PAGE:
Carbuncle (gemstone)

From Wikipedia, the free encyclopedia
Jump to: navigation, search
A red and a blue garnet

A carbuncle /ˈkɑrbʌŋkəl/ is an archaic name given to any red gemstone. The name applied particularly to red garnet.[1] The word occurs in four places in most English translations of the Bible. Each use originates from the Vulgate's Latin translation of the Septuagint's Greek term Anthrax – meaning coal, in reference to the color of burning coal; in this sense, a carbuncle is usually taken to mean a gem, particularly a deep-red garnet, unfaceted and convex. In the same place in the masoretic text is the Hebrew word נופך or nofech (no'-fekh); however, the Hebrew definition is less definite and the precise color of the gems is not known.[citation needed]

The word is believed to have originated from the Latin: carbunculus, originally a small coal; diminutive of carbon-, carbo: charcoal or ember, but also a carbuncle stone, "precious stones of a red or fiery colour", usually garnets.[2]

Cultural references[edit]

Red garnet
  • Exodus 28:17 and 39:10 both refer to the carbuncle's use as the third stone in the breastplate of the Hoshen.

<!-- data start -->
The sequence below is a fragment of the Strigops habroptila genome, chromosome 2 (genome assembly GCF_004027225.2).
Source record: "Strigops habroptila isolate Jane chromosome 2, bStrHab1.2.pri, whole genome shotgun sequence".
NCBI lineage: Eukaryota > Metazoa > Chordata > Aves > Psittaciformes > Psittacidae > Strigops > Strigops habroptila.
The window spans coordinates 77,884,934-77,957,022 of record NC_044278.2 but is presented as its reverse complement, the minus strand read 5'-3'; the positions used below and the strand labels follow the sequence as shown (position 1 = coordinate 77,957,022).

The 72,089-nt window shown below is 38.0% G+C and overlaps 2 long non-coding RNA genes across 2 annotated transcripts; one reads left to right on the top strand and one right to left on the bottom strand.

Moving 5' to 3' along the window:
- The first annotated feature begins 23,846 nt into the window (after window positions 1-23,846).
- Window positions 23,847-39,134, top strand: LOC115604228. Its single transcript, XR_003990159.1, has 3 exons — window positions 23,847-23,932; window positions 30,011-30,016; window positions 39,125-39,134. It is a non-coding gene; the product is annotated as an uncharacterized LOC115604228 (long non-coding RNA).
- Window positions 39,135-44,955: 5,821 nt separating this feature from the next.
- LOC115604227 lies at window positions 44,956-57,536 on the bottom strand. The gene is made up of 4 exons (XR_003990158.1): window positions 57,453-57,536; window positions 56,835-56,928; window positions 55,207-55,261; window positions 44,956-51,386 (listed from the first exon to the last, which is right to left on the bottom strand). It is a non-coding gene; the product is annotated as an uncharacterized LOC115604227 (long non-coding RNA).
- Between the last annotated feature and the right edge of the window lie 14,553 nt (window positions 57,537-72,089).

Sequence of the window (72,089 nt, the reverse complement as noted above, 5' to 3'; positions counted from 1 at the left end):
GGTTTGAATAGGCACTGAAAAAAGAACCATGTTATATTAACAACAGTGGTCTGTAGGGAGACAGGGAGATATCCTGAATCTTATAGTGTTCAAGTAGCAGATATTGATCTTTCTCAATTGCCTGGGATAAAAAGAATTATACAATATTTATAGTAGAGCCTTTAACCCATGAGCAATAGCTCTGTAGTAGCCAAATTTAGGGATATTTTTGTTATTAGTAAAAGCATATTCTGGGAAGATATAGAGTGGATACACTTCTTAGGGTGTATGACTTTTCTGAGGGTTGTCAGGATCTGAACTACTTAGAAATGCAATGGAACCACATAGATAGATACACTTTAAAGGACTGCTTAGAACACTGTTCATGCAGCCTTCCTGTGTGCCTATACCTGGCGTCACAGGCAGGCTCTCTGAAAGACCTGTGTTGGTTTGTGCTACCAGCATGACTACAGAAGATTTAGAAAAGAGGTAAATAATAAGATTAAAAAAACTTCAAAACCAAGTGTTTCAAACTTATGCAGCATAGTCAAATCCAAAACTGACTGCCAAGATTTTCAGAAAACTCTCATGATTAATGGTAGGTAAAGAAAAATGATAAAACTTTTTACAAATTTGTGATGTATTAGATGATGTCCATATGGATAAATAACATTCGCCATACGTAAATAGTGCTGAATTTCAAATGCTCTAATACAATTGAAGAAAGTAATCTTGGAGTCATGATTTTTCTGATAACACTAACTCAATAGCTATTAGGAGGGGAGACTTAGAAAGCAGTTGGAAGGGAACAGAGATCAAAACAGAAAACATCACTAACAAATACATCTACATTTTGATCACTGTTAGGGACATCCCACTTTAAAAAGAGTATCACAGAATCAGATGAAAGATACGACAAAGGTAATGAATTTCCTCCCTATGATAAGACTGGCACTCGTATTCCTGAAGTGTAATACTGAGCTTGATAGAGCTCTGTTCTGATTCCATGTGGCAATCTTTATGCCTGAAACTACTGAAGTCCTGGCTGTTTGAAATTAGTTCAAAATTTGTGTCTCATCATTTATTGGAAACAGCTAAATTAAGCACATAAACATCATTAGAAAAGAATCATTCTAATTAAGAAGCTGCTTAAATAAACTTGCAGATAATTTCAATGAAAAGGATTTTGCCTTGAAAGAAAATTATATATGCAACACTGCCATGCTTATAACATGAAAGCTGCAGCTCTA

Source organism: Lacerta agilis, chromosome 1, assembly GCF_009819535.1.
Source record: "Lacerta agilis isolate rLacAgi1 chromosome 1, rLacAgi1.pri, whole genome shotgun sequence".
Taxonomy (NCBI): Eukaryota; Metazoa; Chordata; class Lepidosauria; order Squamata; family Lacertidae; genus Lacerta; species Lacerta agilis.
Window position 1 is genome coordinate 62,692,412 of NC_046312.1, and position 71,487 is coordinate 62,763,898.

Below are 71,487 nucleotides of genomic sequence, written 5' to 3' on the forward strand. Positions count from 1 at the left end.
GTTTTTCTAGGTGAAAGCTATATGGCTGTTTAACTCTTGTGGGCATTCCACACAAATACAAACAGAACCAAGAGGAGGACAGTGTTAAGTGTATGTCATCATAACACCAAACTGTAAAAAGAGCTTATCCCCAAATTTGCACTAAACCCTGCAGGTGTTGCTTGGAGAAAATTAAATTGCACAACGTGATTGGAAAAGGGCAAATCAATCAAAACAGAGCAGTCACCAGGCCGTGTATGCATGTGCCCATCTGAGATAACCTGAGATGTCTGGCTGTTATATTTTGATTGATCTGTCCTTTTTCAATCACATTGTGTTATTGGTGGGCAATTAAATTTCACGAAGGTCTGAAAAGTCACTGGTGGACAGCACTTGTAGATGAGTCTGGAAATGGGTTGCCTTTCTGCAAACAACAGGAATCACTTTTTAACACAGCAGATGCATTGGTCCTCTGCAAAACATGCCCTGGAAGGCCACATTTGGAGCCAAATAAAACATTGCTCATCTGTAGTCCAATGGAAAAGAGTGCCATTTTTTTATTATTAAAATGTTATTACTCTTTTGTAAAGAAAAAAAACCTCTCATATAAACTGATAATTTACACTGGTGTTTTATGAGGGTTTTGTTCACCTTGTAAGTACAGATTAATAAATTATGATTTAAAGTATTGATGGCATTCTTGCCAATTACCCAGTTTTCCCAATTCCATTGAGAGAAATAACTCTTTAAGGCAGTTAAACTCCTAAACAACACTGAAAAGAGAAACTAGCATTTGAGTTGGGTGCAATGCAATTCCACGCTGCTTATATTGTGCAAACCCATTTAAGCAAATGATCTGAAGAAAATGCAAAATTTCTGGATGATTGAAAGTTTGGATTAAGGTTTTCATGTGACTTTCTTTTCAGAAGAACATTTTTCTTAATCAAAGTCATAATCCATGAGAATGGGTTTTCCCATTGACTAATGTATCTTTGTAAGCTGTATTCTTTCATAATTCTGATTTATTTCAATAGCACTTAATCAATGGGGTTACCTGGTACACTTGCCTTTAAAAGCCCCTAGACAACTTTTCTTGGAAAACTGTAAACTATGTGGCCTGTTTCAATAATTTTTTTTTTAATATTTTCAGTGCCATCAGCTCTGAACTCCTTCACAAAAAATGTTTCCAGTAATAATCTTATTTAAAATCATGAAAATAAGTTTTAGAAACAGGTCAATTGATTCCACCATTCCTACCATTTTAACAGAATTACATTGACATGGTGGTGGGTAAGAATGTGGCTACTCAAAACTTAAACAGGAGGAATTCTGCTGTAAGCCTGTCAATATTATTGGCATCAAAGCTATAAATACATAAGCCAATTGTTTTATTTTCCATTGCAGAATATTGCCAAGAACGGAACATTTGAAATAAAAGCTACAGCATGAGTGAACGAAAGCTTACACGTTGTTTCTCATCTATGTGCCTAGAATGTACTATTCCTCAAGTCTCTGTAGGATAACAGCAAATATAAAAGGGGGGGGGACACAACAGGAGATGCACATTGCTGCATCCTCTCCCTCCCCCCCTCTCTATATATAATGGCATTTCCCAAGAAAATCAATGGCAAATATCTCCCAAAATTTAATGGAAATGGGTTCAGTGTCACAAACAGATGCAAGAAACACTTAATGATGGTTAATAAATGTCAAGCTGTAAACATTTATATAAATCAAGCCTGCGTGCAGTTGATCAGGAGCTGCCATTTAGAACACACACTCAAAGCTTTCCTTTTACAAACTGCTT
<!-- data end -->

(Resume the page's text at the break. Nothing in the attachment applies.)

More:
• Ezekiel 28:13 refers to the carbuncle's presence in the Garden of Eden.
  • Isaiah 54:12 uses carbuncle to convey the value of the Lord's blessing [and promise to] His faithful barren woman servant: (KJV Is 54:1) "Sing, O barren, thou that didst not bear, and cry aloud, thou that didst not travail with child;") Her husband and Maker is God, "Thy Maker is thine husband." (Is 54:5 KJV)
"And I will make thy her windows of agates, and thy her gates of carbuncles, and all thy her borders of pleasant stones."
"With eyes like carbuncles, the hellish Pyrrhus..."


  1. ^ Shipley, Robert M. Dictionary of Gems and Gemology, 5th edition, Gemological Institute of America, 1951, pp40
  2. ^ OED, "Carbuncle": 1) stone, 3) medical
  3. ^ Mulryan, John (1982). Milton and the Middle Ages. Bucknell UP. pp. 169–72. ISBN 9780838750360.